“‘Back To Black’ is about, it’s kinda when you split up in a relationship, you go back to what you know. My ex went back to his girlfriend and I went back to tunnels, really depressed and drinking like a bastard. Yeah, that’s what I mean.”
I think the album really shows your knowledge of music. You know how some people might think some of these things have been brought to you, as opposed to you knowing.
“Well, everything I listen to, rubs off on whatever music I make, so I guess it’s just coming out in what I’m writing. It wasn’t like the record company were like, ‘Right, new record, new sound.’ It wasn’t like that. It was just very much, what I was writing was coming out like that and that was the music I liked and listened to.”
Was there anything that Salaam or Mark brought to the table that really surprised you or vice-versa?
“Yeah, well. I guess a bit of both. My song ‘Tears Dry On Their Own’ has the same bassline as the Tammy Terrell and Marvyn Gaye song, ‘Ain’t No Mountain High Enough’. Salaam just pulled that out the air completely. We already had the song written and it just so happened that it went perfectly with the bass and the drums.”
Can you tell us about any really funny experiences in the studio?
“Not really funny, but like, I mean Salaam and Mark both crack me up. Mark is absolutely insane. He’s really silly. He’s like me, he’s really silly.”
SAMPLING & COLLABORATIONS
I wanted you to make up a song using samples to really explain your taste in music.
“I don’t know, ‘cause I do want to do a samples record. I don’t know. I don’t like strings, but there’s some strings on the front of this Frank Sinatra track, ‘You Go To My Head’ and I want to put that on a loop, that’s amazing. But there’s a million things that I love. Not even a beat, just snippets, like atmosphere. I’ll probably do a Shangri-La’s samples albums and just sample the shit out of them. I love them.”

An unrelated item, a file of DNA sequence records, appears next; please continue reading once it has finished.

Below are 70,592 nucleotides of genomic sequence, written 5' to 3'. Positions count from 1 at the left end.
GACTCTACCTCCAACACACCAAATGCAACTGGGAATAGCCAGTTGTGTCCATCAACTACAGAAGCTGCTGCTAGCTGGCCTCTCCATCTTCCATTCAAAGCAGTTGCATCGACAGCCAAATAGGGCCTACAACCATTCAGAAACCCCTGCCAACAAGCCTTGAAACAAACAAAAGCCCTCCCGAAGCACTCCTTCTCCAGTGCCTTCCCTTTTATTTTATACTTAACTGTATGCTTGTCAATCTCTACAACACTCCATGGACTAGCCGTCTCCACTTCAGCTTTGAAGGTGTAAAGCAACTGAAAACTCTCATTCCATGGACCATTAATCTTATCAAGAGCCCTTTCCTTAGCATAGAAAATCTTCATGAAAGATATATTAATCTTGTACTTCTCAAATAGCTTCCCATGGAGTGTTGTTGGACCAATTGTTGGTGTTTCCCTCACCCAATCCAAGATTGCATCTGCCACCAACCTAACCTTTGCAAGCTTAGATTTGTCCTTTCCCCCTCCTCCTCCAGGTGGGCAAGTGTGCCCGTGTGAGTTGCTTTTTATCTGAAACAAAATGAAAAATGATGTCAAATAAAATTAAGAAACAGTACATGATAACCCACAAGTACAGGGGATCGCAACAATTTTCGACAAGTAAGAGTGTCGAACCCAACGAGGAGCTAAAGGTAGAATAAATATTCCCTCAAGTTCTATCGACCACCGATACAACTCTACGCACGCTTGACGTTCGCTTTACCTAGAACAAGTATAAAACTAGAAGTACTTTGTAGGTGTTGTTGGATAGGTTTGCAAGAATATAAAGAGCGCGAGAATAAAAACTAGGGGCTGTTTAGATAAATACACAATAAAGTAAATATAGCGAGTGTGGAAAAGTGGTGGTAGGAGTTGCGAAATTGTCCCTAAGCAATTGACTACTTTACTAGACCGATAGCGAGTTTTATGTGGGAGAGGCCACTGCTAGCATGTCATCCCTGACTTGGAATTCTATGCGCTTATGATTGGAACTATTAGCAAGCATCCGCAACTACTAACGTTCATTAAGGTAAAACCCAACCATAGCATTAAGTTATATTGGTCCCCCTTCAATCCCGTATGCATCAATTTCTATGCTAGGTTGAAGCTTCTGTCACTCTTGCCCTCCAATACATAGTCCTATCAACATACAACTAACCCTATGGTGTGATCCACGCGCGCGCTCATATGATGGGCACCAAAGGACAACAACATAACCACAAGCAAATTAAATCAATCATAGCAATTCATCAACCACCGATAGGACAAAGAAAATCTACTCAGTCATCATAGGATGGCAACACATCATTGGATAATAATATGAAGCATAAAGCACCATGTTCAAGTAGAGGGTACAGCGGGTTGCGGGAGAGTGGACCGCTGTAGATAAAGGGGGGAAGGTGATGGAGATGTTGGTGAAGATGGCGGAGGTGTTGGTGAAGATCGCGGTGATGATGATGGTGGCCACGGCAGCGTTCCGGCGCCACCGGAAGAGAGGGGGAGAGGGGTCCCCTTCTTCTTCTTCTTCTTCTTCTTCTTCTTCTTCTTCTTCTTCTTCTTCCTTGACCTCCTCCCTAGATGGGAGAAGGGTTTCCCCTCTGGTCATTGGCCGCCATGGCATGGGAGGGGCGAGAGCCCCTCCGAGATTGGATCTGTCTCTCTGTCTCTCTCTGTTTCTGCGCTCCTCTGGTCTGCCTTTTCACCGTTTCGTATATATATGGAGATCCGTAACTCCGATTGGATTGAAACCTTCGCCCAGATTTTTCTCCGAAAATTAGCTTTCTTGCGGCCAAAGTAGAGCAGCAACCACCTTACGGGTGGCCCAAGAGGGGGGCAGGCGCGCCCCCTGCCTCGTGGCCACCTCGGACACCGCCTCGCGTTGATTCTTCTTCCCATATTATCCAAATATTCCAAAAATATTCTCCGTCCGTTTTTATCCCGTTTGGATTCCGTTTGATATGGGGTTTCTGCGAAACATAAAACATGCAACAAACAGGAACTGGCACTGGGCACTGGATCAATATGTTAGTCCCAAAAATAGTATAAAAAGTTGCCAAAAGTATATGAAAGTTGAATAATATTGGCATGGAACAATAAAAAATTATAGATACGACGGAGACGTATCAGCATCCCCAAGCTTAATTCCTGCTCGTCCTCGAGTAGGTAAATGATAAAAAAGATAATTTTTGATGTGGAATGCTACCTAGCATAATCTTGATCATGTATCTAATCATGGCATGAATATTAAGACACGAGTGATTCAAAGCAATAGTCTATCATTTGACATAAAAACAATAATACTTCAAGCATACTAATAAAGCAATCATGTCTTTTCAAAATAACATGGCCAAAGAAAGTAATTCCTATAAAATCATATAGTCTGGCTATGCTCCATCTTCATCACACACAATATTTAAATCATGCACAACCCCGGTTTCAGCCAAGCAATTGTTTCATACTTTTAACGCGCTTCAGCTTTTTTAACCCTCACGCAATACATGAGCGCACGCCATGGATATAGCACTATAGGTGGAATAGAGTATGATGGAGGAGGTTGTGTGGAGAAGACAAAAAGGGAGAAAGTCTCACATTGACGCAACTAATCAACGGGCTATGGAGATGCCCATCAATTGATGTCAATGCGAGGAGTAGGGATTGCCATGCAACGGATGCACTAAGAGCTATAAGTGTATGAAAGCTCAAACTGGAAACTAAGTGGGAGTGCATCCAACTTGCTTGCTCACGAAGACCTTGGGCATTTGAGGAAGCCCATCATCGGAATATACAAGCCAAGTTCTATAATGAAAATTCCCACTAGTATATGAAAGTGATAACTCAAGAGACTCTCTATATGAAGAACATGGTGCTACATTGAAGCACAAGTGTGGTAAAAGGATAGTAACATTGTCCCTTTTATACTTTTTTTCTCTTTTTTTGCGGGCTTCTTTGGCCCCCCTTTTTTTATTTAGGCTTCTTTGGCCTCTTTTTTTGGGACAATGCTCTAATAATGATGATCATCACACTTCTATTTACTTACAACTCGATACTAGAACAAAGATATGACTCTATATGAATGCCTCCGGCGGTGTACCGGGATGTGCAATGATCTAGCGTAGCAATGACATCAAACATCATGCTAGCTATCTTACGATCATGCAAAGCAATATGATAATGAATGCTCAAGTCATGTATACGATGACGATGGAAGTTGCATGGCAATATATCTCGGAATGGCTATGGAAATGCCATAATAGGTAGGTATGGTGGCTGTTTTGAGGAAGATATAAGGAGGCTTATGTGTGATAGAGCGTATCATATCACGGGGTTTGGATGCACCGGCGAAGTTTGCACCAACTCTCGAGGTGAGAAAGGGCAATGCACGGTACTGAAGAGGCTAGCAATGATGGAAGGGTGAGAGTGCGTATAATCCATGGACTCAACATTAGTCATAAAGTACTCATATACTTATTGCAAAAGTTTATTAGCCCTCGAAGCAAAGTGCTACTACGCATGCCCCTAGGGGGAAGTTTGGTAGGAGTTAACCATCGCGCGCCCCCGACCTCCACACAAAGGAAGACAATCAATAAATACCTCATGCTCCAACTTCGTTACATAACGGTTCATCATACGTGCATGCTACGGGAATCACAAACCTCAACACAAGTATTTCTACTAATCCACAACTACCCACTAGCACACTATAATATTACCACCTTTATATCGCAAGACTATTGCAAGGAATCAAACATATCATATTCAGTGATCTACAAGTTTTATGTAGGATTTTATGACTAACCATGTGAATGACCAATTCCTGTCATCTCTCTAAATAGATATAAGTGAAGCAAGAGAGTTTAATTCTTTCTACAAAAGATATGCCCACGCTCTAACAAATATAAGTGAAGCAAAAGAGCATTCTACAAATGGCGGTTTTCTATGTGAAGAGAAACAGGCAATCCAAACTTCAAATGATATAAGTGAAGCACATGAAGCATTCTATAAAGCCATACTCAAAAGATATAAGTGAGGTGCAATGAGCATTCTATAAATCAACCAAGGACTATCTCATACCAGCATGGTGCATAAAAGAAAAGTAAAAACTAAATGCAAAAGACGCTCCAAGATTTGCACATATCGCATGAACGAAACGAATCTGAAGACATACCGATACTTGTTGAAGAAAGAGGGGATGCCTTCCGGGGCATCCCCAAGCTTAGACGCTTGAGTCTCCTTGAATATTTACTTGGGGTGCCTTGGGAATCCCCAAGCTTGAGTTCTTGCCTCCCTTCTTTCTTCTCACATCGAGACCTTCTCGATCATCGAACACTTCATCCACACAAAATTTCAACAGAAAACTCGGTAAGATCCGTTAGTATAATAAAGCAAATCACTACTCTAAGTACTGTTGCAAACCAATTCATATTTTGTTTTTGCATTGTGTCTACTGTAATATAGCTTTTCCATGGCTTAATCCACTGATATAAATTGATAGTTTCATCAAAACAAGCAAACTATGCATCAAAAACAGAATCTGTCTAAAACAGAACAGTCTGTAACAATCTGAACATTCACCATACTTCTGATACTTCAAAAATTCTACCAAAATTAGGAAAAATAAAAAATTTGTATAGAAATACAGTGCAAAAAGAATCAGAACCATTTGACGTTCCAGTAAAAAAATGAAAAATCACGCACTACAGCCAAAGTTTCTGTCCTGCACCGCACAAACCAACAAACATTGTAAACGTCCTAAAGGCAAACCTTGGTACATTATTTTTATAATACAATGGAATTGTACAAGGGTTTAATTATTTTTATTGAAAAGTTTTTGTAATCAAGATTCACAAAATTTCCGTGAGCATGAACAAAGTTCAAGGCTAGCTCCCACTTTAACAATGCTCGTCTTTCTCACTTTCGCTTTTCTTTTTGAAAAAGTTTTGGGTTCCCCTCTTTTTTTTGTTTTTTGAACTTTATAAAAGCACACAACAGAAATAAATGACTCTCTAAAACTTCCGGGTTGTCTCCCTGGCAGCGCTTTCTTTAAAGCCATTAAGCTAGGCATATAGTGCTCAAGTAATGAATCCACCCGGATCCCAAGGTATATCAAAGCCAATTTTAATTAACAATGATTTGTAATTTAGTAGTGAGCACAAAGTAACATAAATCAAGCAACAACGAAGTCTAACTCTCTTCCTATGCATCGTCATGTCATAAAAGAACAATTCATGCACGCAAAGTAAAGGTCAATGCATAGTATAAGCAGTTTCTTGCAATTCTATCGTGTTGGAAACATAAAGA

What about collaborations?
“I still want to work with Mos. I’d like to work with Nas, but I think I’d keep passing out in the studio. In awe. I’d love to work with Mos and that’s been on the cards for fucking ages now. I’ve done this album, so fuck it. It’s hard though, his heart’s not really in it anymore, he likes acting. But there’s loads of people, I’m trying to think. I’d like to do something with Missy Elliot, or Lil’ Mo or Faith Evans. Actually, I wouldn’t sing with her because she’d show me up! Any of those positive thought rappers.”
What would a night out be like with you? What would really sum you up?
“I’m quite traditional, I’d probably just go and play pool, in the pub. But if it’s a Sunday night, my friend Boo does a night at the Dublin Castle in Camden, a really wicked sixties night. That’s my favourite night out, in fact I did take some people there on Sunday. But I want to start a night as well, so I’m really looking forward to it. I can’t wait. I’m going to do it Tuesday’s or Thursday’s twice a month, we’re going to get some go-go dancers as well.”
Can you give our readers some style tips on fashion and music?
“I don’t know, I like…everyone looks kind of…looking different is not in, but I like to look different, I don’t like to dress in what everyone else is wearing. I think just be yourself, you know. That’s always cool. I think, I don’t know, I’m just waiting for some super girl group track to emerge. Although, I might start one. Yeah, I’d love that.”